On Feb. 22, when New Jersey Gov. Phil Murphy signed three bills that in part legalized recreational marijuana, Amanda Hoover was in her bedroom typing furiously. Because of COVID-19, the reporter covering the cannabis industry for NJ Advance Media — like other journalists who were closely following the story — was working remotely.
When the deadline for Murphy to sign the bill came and went, Hoover made a bunch of calls to sources to try to figure out if he had signed it or not.
“That was a wild day,” Hoover said. “This had stopped and started so many times that nothing was a home run, ever.”
It had been more than three years since Murphy took office with a pledge to legalize marijuana, with many obstacles and negotiations along the way.
With New Jersey becoming the 13th state to legalize weed, local journalists covering the industry are now faced with more beats and stories to explore. A few journalists spoke to Poynter about what they’re hoping to report on and examine more closely now.
“When we plan our events and, even in our sourcing, we really do try to focus on diversity and representation and talking about a lot of those issues in the different stories. That really has been a significant piece of the New Jersey conversation,” said Hoover, who also writes for NJ Cannabis Insider, a weekly premium product from NJ.com that offers exclusive analysis from a team of cannabis reporters, as well as exclusive networking opportunities and VIP conferences.
“There’s been lots of push for tax revenue to go to communities that have been affected by the drug war,” Hoover said. “There’s a lot of diverse voices in the space that you can, as a reporter, go to and elevate those… I think that’s going to be a big part of it.”
Hoover said she’s reported on police still arresting people for weed, adding that those arrested are disproportionately Black. “Going forward, there’s a lot of commitments to social and racial equity in the bill, and I’m really interested to see if they honor those,” Hoover said.
Mike Davis, who covers marijuana legalization and local news for the Asbury Park Press, said it’s a “pretty weird moment” to cover marijuana in New Jersey.
“It’s almost as if I’ve spent the better part of the last three or four years covering and writing this one specific story about New Jersey legalizing marijuana. And now that it’s been signed into law, it’s almost as if we’re entering the second chapter,” Davis said in an email. “I don’t think the reporting itself is going to change: There are going to be a ton of snags along the way as the state tries to reckon with this new reality and, frankly, that should be expected with a major policy shift like this. And as more people get involved in the process, especially those who had been quiet or outright opposed to legalization before, it’s going to bring new issues to light.”
As a reporter, Davis said it’s important to be self-aware, and to take a step back from the day-to-day coverage and realize how historic a time this is for New Jersey and the rest of the country.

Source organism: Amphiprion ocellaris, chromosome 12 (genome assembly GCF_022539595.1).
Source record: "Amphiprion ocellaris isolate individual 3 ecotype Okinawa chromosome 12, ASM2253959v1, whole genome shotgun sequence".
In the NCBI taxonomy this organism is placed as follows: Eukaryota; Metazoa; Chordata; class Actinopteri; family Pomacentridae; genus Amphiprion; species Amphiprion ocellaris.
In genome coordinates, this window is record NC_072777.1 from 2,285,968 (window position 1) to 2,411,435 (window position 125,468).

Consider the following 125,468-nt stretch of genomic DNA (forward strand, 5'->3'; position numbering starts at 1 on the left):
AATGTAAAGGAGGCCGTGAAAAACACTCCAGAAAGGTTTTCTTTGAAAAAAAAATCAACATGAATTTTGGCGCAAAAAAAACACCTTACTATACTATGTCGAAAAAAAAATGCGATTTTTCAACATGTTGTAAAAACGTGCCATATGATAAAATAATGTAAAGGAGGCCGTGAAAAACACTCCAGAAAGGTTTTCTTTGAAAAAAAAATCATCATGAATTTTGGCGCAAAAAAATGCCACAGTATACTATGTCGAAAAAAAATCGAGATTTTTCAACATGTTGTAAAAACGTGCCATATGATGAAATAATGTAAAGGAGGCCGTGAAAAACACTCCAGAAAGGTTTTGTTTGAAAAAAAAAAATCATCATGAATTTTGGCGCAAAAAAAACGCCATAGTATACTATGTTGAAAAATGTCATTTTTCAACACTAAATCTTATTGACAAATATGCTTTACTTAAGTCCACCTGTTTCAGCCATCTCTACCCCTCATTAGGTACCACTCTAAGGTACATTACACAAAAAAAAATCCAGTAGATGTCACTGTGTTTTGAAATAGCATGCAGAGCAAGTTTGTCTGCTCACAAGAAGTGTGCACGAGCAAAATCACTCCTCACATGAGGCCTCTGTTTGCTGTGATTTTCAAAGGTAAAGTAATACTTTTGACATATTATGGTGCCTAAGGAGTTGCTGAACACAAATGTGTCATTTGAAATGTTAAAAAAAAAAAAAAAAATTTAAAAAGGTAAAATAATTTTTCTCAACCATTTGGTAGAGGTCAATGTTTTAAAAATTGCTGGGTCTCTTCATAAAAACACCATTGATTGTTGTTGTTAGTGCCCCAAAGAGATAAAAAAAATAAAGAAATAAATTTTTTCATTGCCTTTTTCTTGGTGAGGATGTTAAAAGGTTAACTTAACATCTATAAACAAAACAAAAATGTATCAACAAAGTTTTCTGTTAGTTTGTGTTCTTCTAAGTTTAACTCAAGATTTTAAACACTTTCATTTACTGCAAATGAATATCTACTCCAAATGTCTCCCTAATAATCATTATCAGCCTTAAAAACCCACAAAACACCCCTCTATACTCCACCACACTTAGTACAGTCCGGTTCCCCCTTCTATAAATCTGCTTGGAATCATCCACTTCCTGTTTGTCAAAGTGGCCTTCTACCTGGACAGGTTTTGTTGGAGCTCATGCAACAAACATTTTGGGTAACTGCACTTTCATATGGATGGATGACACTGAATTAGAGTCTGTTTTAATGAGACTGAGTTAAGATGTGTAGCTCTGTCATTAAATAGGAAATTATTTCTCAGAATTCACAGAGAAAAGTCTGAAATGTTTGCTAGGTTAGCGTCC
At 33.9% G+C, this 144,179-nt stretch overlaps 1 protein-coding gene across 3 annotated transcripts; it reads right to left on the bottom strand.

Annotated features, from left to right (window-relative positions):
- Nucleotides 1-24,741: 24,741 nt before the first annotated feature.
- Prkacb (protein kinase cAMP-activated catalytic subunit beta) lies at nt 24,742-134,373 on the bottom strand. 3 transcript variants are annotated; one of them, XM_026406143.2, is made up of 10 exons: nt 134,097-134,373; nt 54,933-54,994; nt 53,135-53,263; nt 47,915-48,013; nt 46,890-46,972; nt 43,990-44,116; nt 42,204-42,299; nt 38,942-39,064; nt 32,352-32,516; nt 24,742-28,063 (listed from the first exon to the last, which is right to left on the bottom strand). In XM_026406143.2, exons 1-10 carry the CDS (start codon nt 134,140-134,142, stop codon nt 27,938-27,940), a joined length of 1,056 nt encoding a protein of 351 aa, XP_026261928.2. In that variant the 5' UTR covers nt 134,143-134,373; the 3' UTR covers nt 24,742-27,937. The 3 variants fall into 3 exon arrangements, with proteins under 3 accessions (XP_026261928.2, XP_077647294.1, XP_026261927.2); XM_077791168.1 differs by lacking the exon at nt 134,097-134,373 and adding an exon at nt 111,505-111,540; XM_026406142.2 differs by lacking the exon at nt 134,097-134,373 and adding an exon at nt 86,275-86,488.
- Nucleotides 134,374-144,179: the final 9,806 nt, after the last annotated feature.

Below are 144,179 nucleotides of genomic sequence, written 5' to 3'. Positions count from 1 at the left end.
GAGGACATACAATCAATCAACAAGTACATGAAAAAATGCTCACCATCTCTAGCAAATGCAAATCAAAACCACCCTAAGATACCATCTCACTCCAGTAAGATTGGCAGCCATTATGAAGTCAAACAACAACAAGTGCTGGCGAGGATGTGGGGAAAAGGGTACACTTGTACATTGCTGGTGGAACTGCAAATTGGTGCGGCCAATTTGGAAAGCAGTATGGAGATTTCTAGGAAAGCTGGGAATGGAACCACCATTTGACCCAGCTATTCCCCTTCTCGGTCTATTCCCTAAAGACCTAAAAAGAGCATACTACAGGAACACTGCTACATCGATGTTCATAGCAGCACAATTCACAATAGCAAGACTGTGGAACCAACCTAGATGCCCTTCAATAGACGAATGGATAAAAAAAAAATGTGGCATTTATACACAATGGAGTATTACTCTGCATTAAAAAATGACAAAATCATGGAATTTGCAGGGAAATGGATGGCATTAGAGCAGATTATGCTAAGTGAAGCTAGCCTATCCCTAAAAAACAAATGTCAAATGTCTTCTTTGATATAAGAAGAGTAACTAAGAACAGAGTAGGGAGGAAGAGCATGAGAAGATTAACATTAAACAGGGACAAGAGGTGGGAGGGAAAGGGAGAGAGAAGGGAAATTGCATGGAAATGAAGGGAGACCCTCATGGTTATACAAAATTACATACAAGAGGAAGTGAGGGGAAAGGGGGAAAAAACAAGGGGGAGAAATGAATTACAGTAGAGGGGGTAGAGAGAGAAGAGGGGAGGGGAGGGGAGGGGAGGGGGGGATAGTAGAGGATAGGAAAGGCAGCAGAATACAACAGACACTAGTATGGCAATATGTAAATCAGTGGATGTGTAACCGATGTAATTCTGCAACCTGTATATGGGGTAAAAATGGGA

Last November, New Jersey voters backed a ballot question that permitted the possession, sale and use of marijuana for adults 21 and over. Davis said the campaign was driven by the idea of social justice. When asked which stories he plans on prioritizing for the Asbury Park Press, Davis said it’s going to be interesting to see how the rollout of the “social justice” provisions of these laws goes.
Jelani Gibson, content lead for NJ Cannabis Insider, said he will focus on business and regulation at the intersection of how people are going to get their foot in the door of this industry.
“We do not live in a country that has a problem sustaining wealth, we live in a country that has a problem with making the opportunity to create wealth as inclusive as possible,” he said. “The cannabis industry can ride in the spectrum of that possibility, but journalists have to play a responsible role in factually and proactively laying out the infrastructure that is needed and has not been built in order to do so.”
Gibson joined the team in January after reporting on gun violence at The Kansas City Star through Report for America. “It’s my job to cover how the ecosystem of business is going to evolve in a state that has also seen systemic injustices towards BIPOC populations,” he said.
Last month, Gibson reported on Leo Bridgewater, a longtime Trenton-based cannabis advocate who was named among 10 recipients in a national business accelerator program for underrepresented entrepreneurs in the industry.
“Cannabis is often covered in a silo where business and regulation is not being talked about alongside social justice, and what we have to understand is that — in the same way that injustice is a business and is a regulated one at that — so, too, must justice,” Gibson said.
NJ Cannabis Insider will be hosting a talk on home cultivation and hemp with its subscribers on April 13.
“I think that what I’m prioritizing right now is the fact that New Jersey doesn’t yet have a legal marketplace,” said Sam Sutton, Politico New Jersey’s health care reporter. “They passed this constitutional amendment, they passed the enabling legislation to get that done. There was a big fight over underage possession that held up the signing of that enabling legislation, along with the decriminalization bill. All of it’s on the books, but now they have to set it up.”
Covering the many twists and turns to this historic moment over the past few years was both extremely hectic and exciting, Sutton said.
“It was just a really, really exciting beat, and it was a story I was tracking for three years,” he said. “There was certainly an amount of pressure and excitement that comes with seeing a story that you’ve been following for a long period of time reach its climax, and then fall in action.”